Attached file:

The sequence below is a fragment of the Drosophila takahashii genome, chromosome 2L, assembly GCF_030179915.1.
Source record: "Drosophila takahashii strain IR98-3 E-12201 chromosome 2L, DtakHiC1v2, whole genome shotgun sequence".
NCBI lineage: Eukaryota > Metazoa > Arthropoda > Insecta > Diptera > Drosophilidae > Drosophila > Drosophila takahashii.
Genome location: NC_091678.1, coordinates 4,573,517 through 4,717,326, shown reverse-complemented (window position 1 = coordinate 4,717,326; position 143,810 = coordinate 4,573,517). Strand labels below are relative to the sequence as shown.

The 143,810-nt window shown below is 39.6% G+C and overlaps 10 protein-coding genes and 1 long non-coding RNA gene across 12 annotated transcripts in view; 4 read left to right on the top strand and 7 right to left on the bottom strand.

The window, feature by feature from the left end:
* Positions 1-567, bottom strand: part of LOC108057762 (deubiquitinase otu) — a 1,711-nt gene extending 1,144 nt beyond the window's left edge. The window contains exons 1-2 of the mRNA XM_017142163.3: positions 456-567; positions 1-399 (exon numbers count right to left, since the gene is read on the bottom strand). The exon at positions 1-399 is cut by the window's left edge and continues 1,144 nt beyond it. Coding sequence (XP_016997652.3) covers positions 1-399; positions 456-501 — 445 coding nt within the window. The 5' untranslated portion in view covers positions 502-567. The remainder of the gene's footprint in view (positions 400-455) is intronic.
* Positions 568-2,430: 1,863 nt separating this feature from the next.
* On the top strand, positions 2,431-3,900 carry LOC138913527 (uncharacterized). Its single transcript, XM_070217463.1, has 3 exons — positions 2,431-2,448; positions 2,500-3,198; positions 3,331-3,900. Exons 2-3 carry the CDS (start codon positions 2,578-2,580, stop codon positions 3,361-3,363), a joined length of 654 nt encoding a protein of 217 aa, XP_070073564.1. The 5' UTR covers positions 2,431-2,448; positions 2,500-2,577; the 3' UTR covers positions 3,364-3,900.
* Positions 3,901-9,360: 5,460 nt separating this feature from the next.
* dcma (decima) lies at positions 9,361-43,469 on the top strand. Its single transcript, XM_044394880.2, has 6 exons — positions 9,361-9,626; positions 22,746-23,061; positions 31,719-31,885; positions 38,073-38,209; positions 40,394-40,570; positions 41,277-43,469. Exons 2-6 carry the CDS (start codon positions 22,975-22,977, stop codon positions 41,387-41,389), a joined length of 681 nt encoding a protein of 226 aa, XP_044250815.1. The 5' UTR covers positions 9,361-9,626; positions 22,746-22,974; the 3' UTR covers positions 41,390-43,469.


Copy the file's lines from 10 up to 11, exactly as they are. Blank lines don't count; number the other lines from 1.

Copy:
* Positions 3,901-9,360: 5,460 nt separating this feature from the next.
* dcma (decima) lies at positions 9,361-43,469 on the top strand. Its single transcript, XM_044394880.2, has 6 exons — positions 9,361-9,626; positions 22,746-23,061; positions 31,719-31,885; positions 38,073-38,209; positions 40,394-40,570; positions 41,277-43,469. Exons 2-6 carry the CDS (start codon positions 22,975-22,977, stop codon positions 41,387-41,389), a joined length of 681 nt encoding a protein of 226 aa, XP_044250815.1. The 5' UTR covers positions 9,361-9,626; positions 22,746-22,974; the 3' UTR covers positions 41,390-43,469.